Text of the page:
The Inter-War Years.pdf - The Inter-War Years Station 1 The Middle East 1 How does the Pan-Arabism movement emerge a The Pan-Arab movement is a

The Inter-War Years.pdf - The Inter-War Years Station 1 The...

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The Inter-War Years Station 1: The Middle East 1. How does the Pan-Arabism movement emerge? a. The Pan-Arab movement is a nationalist notion of cultural and political unity among Arab countries. It is the concept that all Arabs form one nation and should be politically united in one Arab state. Its origins lie in the late 19th and early 20th centuries when increased literacy led to a cultural and literary renaissance among Arabs of the Middle East. This contributed to political agitation and led to the independence of most Arab states from the Ottoman Empire and from the European powers. An important event was the founding in 1943 of the Ba ʿ th Party, which formed branches in several countries and became the ruling party in Syria and Iraq. Another was the founding of the Arab League in 1945. Pan-Arabism’s most charismatic and effective proponent was Egypt’s Gamal Abdel Nasser. 2. What does the Balfour Declaration say? a. The Balfour Declaration was a public statement issued by the British government in 1917 during World War I announcing support for the establishment of a "national home for the Jewish people" in Palestine, then an Ottoman region with a small minority Jewish population. Britain’s acknowledgment and support of Zionism, and Zionism’s focus on establishing a Jewish homeland in Palestine emerged from growing concerns about the direction of World War I. The motives behind this decision were various: First, a genuine belief in the righteousness of the Zionist cause was held by Lloyd George (British Prime Minister) and many other influential leaders. Additionally, Britain’s leaders hoped that a formal declaration in favor of Zionism would help gain Jewish support for the Allies in neutral countries, in the United States and especially in Russia, where the anti-Semitic czarist government had just been overthrown with the help of Russia’s Jewish population. The influence of the Balfour Declaration on the course of post-war events was immediate: According to the “mandate” system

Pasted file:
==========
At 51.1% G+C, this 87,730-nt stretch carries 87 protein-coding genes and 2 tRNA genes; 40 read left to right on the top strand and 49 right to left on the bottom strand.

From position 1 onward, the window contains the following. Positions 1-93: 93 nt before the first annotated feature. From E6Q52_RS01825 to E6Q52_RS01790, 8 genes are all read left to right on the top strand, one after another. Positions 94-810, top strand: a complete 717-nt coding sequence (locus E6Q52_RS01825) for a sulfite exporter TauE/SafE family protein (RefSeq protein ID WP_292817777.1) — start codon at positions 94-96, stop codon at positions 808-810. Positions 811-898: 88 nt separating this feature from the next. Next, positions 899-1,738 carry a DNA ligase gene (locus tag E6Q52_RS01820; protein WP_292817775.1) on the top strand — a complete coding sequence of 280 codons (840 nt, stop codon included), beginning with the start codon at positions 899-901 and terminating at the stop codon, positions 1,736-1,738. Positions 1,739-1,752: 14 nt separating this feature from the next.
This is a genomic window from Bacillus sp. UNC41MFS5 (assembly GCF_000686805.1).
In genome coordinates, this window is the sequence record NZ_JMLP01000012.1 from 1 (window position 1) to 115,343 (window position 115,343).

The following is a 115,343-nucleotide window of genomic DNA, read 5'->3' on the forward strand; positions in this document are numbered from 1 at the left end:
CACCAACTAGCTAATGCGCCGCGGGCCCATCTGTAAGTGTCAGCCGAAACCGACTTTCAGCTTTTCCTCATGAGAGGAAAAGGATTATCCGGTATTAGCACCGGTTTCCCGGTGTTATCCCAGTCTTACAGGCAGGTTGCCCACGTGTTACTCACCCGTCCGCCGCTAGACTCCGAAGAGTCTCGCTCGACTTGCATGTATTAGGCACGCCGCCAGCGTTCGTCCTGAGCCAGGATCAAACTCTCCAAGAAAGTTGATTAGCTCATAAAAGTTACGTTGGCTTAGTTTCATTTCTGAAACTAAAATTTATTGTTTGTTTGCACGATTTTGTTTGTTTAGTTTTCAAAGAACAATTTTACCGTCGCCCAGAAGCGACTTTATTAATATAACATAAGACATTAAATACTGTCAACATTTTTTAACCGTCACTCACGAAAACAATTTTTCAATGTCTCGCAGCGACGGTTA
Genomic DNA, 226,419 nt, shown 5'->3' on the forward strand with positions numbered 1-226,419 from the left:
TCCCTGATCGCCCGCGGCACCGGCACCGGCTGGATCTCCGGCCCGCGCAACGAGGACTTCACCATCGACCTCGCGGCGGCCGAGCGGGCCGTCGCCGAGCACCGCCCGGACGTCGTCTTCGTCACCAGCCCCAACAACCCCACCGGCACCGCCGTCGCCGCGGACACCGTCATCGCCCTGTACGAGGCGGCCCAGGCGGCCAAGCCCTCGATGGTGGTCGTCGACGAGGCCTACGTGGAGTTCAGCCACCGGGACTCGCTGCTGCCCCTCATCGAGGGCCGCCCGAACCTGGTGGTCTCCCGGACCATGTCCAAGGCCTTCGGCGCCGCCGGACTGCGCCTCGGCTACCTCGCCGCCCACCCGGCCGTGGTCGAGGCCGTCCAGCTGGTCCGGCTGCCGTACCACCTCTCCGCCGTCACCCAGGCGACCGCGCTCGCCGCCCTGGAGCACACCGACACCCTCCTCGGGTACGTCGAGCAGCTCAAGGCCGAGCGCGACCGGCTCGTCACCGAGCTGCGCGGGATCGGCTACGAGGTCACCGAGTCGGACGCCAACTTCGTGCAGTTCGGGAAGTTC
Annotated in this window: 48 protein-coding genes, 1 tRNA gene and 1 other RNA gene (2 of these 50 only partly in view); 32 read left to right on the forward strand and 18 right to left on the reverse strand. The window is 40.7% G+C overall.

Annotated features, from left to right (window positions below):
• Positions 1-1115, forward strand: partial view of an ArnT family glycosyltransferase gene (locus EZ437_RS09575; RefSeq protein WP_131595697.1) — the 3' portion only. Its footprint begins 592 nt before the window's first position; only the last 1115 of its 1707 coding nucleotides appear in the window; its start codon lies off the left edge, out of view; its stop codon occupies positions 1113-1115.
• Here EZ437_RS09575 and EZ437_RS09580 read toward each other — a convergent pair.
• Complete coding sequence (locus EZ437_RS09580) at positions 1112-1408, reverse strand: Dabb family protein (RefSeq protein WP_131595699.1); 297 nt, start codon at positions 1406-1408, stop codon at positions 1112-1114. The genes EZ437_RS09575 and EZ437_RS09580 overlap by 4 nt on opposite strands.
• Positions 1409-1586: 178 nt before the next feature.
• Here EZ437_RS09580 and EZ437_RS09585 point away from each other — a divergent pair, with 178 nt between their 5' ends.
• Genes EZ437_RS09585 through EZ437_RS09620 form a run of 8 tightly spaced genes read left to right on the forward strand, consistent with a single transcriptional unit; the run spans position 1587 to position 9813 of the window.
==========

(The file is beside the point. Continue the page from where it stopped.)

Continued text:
created by the Treaty of Versailles of 1919, Britain was entrusted with the temporary administration of Palestine, with the understanding that it would work on behalf of both its Jewish and Arab inhabitants. The area’s instability led Britain to delay making a decision on Palestine’s future. But in the aftermath of World War II and the terrors of the Holocaust, growing international support for Zionism led to the official declaration in 1948 of the nation of Israel. 3. Name the greatest accomplishments of the Turkish National Movement after World War I a. They established an independent turkish nation. 4. What are some of the major reforms made my Mustafa Kemal as leader of Turkey? a. Kemal Atatürk, (Turkish: “Kemal, Father of Turks”) original name Mustafa Kemal, also called Mustafa Kemal Pa a, (born 1881, Salonika [now Thessaloníki], Greece—died November 10, 1938, Istanbul, Turkey), soldier, statesman, and reformer who was the founder and first president (1923–38) of the Republic of Turkey. He modernized the country’s legal and educational systems

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